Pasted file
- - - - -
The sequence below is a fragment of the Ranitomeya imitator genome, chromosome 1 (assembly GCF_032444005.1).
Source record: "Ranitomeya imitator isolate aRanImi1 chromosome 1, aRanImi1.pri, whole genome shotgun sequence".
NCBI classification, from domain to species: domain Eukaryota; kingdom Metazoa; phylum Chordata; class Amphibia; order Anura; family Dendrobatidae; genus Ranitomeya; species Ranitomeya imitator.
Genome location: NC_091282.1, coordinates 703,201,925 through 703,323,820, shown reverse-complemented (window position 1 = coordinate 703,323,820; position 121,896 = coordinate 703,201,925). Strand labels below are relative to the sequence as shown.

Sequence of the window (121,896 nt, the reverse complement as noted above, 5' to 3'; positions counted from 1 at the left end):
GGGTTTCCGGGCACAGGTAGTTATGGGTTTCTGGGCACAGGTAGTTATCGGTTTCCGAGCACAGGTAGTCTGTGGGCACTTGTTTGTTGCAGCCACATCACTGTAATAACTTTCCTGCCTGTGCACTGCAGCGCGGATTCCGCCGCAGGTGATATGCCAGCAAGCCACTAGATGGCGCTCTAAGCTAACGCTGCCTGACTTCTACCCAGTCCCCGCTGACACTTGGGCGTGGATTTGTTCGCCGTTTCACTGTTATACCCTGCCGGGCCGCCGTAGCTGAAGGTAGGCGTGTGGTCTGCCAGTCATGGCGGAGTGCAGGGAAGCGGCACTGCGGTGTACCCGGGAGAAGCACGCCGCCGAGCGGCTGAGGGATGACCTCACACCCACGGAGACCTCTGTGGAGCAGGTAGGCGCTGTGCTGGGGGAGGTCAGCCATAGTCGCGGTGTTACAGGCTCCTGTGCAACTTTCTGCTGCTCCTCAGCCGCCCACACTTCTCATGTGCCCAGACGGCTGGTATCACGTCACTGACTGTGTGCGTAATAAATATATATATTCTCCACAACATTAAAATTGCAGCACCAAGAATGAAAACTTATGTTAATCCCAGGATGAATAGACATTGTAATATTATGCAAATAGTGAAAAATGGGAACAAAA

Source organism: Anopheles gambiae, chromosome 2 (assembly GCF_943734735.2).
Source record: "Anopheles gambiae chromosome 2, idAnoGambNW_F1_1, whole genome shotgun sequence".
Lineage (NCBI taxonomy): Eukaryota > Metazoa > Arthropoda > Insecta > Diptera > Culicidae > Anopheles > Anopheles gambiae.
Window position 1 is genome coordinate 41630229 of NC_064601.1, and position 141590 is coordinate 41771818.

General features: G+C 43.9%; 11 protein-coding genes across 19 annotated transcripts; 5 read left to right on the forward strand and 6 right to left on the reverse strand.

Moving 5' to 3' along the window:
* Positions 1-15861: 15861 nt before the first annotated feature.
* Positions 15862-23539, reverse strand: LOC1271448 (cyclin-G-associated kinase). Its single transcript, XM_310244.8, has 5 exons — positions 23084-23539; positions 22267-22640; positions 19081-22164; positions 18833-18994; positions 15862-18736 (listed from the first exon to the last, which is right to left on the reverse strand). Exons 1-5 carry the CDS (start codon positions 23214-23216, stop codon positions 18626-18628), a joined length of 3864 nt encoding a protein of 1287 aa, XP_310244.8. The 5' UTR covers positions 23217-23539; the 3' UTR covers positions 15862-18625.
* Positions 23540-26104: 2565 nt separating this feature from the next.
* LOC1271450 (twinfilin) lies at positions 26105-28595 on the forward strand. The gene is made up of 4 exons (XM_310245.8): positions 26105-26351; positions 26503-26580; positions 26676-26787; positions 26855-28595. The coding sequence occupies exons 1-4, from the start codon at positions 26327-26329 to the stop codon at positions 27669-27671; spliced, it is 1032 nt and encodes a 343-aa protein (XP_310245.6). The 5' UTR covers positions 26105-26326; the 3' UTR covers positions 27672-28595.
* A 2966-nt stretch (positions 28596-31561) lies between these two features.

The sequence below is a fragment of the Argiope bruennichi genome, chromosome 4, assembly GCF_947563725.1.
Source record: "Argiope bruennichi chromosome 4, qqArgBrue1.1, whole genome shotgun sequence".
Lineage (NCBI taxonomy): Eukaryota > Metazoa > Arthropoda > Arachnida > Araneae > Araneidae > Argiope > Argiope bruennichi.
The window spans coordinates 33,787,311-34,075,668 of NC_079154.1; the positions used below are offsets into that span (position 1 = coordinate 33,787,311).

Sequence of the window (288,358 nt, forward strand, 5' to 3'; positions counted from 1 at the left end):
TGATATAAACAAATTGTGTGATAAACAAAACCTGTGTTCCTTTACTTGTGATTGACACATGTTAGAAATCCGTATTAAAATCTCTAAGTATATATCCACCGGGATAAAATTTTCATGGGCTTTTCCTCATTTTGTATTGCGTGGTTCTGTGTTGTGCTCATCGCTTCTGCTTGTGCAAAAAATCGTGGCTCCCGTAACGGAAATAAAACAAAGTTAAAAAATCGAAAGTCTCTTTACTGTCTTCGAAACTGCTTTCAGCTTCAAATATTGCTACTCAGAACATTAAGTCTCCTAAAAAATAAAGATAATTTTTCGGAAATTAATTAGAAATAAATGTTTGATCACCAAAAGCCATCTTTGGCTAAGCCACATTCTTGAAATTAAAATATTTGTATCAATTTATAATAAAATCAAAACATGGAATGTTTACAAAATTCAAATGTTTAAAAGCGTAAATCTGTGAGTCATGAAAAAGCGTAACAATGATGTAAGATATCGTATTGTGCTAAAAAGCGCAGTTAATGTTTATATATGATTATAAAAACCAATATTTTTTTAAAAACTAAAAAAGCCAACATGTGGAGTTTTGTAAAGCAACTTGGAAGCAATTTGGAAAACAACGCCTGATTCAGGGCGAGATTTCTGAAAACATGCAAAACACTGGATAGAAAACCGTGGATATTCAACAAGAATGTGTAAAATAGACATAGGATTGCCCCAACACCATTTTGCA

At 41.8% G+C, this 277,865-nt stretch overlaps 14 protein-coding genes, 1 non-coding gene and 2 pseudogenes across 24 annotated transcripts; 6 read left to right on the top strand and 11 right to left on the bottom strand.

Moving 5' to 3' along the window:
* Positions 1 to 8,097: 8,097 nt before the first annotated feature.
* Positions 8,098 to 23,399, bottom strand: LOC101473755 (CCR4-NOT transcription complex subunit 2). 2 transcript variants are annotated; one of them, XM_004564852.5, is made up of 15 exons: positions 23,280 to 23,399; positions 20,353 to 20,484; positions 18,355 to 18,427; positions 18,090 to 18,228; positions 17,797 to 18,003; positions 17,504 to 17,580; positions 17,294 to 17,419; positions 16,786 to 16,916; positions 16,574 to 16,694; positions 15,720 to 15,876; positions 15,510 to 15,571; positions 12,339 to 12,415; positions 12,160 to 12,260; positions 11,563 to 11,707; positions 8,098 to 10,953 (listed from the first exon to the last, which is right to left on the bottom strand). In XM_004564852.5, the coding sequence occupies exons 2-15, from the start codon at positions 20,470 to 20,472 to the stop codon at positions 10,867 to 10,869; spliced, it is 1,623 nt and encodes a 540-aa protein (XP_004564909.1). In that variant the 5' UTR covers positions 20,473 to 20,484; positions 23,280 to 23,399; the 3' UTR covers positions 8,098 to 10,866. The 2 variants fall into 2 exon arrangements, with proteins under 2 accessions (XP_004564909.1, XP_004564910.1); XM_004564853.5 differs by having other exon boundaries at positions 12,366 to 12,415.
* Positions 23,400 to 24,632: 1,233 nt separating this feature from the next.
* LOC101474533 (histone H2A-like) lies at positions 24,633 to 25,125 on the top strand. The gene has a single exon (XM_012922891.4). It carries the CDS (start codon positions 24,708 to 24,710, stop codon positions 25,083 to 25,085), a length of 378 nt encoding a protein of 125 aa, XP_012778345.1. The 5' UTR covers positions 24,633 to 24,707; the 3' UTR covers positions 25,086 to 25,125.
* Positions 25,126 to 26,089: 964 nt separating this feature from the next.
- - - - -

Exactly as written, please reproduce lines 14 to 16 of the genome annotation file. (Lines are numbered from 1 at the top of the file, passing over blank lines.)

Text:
* Positions 15862-23539, reverse strand: LOC1271448 (cyclin-G-associated kinase). Its single transcript, XM_310244.8, has 5 exons — positions 23084-23539; positions 22267-22640; positions 19081-22164; positions 18833-18994; positions 15862-18736 (listed from the first exon to the last, which is right to left on the reverse strand). Exons 1-5 carry the CDS (start codon positions 23214-23216, stop codon positions 18626-18628), a joined length of 3864 nt encoding a protein of 1287 aa, XP_310244.8. The 5' UTR covers positions 23217-23539; the 3' UTR covers positions 15862-18625.
* Positions 23540-26104: 2565 nt separating this feature from the next.
* LOC1271450 (twinfilin) lies at positions 26105-28595 on the forward strand. The gene is made up of 4 exons (XM_310245.8): positions 26105-26351; positions 26503-26580; positions 26676-26787; positions 26855-28595. The coding sequence occupies exons 1-4, from the start codon at positions 26327-26329 to the stop codon at positions 27669-27671; spliced, it is 1032 nt and encodes a 343-aa protein (XP_310245.6). The 5' UTR covers positions 26105-26326; the 3' UTR covers positions 27672-28595.